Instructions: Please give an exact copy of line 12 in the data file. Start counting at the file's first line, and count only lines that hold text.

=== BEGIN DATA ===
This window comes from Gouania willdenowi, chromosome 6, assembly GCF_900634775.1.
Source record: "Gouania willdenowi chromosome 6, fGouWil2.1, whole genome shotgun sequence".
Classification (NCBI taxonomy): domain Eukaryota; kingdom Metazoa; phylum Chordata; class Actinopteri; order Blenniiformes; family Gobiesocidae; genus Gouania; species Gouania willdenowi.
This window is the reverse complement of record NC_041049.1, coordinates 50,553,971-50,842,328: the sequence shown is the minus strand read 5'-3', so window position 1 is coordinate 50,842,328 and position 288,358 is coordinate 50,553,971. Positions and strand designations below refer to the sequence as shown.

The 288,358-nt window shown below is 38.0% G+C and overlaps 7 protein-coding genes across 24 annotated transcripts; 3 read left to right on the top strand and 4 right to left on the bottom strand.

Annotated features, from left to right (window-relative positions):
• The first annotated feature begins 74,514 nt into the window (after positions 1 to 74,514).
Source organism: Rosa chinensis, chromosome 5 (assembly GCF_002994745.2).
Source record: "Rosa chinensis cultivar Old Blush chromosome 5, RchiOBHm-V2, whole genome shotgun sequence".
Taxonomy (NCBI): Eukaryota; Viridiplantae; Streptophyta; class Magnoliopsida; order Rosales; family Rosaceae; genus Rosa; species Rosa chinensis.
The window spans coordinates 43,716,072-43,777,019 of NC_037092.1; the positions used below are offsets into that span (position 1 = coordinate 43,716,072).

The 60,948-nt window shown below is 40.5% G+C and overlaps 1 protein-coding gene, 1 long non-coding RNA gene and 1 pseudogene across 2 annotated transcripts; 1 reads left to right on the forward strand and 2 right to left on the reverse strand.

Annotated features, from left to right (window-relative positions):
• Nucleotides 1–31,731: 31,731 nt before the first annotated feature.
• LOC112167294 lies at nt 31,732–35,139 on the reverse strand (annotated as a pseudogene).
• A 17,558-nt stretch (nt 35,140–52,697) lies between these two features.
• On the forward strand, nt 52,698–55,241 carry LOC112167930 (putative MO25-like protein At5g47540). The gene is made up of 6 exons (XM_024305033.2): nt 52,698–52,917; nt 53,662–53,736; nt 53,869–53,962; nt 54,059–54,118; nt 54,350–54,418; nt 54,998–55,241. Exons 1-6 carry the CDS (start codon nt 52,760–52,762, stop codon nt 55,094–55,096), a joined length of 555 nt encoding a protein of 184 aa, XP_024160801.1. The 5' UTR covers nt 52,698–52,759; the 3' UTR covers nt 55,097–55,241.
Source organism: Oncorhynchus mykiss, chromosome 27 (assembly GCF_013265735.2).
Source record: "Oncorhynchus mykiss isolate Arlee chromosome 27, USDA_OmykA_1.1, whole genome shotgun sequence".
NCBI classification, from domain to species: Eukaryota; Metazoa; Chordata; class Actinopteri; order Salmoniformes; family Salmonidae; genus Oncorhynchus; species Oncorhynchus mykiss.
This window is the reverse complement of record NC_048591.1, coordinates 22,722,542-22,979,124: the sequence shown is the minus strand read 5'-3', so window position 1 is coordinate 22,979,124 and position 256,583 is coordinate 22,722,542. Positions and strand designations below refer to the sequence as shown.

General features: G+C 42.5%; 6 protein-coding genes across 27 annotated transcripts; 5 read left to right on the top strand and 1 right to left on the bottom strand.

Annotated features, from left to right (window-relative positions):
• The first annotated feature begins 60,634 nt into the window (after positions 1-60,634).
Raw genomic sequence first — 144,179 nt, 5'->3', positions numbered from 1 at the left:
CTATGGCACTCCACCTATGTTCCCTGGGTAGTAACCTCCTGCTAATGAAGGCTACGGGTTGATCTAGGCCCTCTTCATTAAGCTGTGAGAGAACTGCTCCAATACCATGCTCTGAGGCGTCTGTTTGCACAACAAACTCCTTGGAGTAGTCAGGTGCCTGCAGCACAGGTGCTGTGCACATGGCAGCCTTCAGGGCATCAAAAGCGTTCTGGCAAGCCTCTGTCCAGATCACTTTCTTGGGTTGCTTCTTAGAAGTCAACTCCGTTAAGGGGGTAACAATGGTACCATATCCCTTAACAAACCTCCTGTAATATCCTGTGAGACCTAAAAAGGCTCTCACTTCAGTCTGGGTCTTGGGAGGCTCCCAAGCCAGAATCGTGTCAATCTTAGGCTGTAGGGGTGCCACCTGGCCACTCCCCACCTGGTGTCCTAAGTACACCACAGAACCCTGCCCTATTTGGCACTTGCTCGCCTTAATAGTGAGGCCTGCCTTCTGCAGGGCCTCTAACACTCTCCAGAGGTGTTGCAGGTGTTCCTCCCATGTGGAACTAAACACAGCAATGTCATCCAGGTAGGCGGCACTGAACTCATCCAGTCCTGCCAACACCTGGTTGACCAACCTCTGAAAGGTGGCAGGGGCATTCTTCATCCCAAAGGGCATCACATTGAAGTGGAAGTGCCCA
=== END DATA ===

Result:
The 60,948-nt window shown below is 40.5% G+C and overlaps 1 protein-coding gene, 1 long non-coding RNA gene and 1 pseudogene across 2 annotated transcripts; 1 reads left to right on the forward strand and 2 right to left on the reverse strand.